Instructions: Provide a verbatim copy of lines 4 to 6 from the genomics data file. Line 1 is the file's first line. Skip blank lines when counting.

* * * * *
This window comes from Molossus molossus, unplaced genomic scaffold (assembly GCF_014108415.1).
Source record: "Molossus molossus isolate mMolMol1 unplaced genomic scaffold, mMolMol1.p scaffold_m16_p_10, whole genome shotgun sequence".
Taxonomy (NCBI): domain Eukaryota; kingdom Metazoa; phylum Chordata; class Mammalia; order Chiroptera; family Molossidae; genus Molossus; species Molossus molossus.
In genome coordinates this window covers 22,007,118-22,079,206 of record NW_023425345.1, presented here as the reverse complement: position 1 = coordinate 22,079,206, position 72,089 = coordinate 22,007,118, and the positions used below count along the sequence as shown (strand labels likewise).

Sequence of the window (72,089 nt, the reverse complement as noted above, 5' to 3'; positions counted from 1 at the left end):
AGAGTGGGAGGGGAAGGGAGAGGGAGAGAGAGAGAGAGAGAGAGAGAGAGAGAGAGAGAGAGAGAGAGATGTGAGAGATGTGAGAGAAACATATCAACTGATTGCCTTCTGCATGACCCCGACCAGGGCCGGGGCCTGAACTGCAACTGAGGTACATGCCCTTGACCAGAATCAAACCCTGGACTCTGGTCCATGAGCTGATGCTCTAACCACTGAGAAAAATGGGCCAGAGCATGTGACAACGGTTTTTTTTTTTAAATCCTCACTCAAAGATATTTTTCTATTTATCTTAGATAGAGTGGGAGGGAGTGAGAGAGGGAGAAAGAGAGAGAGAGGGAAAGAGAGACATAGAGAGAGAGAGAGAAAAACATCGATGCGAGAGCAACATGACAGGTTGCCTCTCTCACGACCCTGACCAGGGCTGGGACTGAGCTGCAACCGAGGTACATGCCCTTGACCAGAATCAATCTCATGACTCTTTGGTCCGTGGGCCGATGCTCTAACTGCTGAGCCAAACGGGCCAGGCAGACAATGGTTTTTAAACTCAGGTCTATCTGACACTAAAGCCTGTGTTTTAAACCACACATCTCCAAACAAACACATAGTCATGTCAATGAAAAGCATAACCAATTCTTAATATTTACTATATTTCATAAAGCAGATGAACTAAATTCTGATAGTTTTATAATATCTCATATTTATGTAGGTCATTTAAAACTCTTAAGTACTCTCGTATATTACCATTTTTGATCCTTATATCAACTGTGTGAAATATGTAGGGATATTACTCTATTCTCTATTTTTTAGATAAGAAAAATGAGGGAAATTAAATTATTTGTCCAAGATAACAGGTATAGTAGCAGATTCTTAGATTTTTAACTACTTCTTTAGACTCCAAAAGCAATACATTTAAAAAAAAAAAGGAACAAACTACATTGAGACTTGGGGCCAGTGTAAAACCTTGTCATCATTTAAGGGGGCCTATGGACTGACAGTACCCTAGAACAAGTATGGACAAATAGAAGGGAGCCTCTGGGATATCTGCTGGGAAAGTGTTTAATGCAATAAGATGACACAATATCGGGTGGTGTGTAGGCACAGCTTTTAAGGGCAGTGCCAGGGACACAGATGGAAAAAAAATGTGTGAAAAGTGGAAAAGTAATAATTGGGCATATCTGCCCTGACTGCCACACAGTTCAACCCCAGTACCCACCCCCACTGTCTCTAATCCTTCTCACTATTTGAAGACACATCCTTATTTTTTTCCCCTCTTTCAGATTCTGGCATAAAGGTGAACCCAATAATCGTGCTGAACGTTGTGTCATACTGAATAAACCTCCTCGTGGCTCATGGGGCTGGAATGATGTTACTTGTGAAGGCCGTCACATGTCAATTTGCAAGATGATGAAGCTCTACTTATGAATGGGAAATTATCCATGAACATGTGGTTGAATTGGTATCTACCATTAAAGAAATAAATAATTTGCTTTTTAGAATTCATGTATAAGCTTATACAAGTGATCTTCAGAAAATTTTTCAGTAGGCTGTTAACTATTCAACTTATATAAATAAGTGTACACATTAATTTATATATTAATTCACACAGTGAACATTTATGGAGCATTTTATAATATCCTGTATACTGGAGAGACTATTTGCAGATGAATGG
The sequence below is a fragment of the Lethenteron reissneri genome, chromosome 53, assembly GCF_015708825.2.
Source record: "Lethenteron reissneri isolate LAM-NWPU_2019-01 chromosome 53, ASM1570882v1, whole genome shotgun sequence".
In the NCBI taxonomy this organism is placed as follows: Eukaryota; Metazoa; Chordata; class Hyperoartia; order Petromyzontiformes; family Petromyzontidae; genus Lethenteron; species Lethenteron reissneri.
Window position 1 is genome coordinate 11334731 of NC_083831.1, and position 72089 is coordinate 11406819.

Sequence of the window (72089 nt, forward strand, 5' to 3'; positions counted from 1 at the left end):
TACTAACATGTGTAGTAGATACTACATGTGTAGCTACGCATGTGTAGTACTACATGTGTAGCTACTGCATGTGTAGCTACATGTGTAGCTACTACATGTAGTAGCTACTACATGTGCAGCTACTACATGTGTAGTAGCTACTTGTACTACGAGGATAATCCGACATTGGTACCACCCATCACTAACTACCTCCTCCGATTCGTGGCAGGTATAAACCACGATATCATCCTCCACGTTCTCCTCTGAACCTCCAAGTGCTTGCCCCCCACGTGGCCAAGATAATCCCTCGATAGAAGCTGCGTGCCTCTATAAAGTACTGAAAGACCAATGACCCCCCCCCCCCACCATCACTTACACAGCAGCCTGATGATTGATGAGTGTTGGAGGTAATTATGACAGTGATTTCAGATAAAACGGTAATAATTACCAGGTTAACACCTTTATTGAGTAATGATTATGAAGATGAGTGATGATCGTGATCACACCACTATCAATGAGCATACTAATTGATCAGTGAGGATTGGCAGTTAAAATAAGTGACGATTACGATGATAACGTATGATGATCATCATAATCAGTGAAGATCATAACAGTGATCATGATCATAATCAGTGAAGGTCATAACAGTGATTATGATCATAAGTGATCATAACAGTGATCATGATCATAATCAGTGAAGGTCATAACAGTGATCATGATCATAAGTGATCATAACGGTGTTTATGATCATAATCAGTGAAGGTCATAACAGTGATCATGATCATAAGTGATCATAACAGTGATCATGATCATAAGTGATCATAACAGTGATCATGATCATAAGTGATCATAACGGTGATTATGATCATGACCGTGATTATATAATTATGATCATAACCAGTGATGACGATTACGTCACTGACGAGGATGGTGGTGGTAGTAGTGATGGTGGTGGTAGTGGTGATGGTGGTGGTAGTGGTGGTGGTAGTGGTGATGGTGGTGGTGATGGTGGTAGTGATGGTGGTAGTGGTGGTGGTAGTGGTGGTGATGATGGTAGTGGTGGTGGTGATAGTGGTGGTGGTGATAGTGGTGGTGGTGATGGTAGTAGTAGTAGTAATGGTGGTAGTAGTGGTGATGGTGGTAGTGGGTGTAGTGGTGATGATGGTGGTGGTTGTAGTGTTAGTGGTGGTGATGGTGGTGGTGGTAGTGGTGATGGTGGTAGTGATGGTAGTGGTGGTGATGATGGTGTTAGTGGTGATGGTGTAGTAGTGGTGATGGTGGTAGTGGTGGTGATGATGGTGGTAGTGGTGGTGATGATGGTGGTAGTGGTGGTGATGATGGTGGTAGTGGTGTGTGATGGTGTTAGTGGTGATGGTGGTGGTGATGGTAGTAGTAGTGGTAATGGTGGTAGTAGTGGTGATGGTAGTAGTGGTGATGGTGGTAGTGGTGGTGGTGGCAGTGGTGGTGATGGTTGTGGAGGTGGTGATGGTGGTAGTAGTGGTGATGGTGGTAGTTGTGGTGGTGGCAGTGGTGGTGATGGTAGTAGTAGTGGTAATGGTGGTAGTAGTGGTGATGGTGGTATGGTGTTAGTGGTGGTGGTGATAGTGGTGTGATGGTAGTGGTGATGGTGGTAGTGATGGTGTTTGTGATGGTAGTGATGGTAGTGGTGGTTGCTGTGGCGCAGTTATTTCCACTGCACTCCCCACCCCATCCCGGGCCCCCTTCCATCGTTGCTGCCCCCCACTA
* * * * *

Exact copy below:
In genome coordinates this window covers 22,007,118-22,079,206 of record NW_023425345.1, presented here as the reverse complement: position 1 = coordinate 22,079,206, position 72,089 = coordinate 22,007,118, and the positions used below count along the sequence as shown (strand labels likewise).

Sequence of the window (72,089 nt, the reverse complement as noted above, 5' to 3'; positions counted from 1 at the left end):
AGAGTGGGAGGGGAAGGGAGAGGGAGAGAGAGAGAGAGAGAGAGAGAGAGAGAGAGAGAGAGAGAGAGATGTGAGAGATGTGAGAGAAACATATCAACTGATTGCCTTCTGCATGACCCCGACCAGGGCCGGGGCCTGAACTGCAACTGAGGTACATGCCCTTGACCAGAATCAAACCCTGGACTCTGGTCCATGAGCTGATGCTCTAACCACTGAGAAAAATGGGCCAGAGCATGTGACAACGGTTTTTTTTTTTAAATCCTCACTCAAAGATATTTTTCTATTTATCTTAGATAGAGTGGGAGGGAGTGAGAGAGGGAGAAAGAGAGAGAGAGGGAAAGAGAGACATAGAGAGAGAGAGAGAAAAACATCGATGCGAGAGCAACATGACAGGTTGCCTCTCTCACGACCCTGACCAGGGCTGGGACTGAGCTGCAACCGAGGTACATGCCCTTGACCAGAATCAATCTCATGACTCTTTGGTCCGTGGGCCGATGCTCTAACTGCTGAGCCAAACGGGCCAGGCAGACAATGGTTTTTAAACTCAGGTCTATCTGACACTAAAGCCTGTGTTTTAAACCACACATCTCCAAACAAACACATAGTCATGTCAATGAAAAGCATAACCAATTCTTAATATTTACTATATTTCATAAAGCAGATGAACTAAATTCTGATAGTTTTATAATATCTCATATTTATGTAGGTCATTTAAAACTCTTAAGTACTCTCGTATATTACCATTTTTGATCCTTATATCAACTGTGTGAAATATGTAGGGATATTACTCTATTCTCTATTTTTTAGATAAGAAAAATGAGGGAAATTAAATTATTTGTCCAAGATAACAGGTATAGTAGCAGATTCTTAGATTTTTAACTACTTCTTTAGACTCCAAAAGCAATACATTTAAAAAAAAAAAGGAACAAACTACATTGAGACTTGGGGCCAGTGTAAAACCTTGTCATCATTTAAGGGGGCCTATGGACTGACAGTACCCTAGAACAAGTATGGACAAATAGAAGGGAGCCTCTGGGATATCTGCTGGGAAAGTGTTTAATGCAATAAGATGACACAATATCGGGTGGTGTGTAGGCACAGCTTTTAAGGGCAGTGCCAGGGACACAGATGGAAAAAAAATGTGTGAAAAGTGGAAAAGTAATAATTGGGCATATCTGCCCTGACTGCCACACAGTTCAACCCCAGTACCCACCCCCACTGTCTCTAATCCTTCTCACTATTTGAAGACACATCCTTATTTTTTTCCCCTCTTTCAGATTCTGGCATAAAGGTGAACCCAATAATCGTGCTGAACGTTGTGTCATACTGAATAAACCTCCTCGTGGCTCATGGGGCTGGAATGATGTTACTTGTGAAGGCCGTCACATGTCAATTTGCAAGATGATGAAGCTCTACTTATGAATGGGAAATTATCCATGAACATGTGGTTGAATTGGTATCTACCATTAAAGAAATAAATAATTTGCTTTTTAGAATTCATGTATAAGCTTATACAAGTGATCTTCAGAAAATTTTTCAGTAGGCTGTTAACTATTCAACTTATATAAATAAGTGTACACATTAATTTATATATTAATTCACACAGTGAACATTTATGGAGCATTTTATAATATCCTGTATACTGGAGAGACTATTTGCAGATGAATGG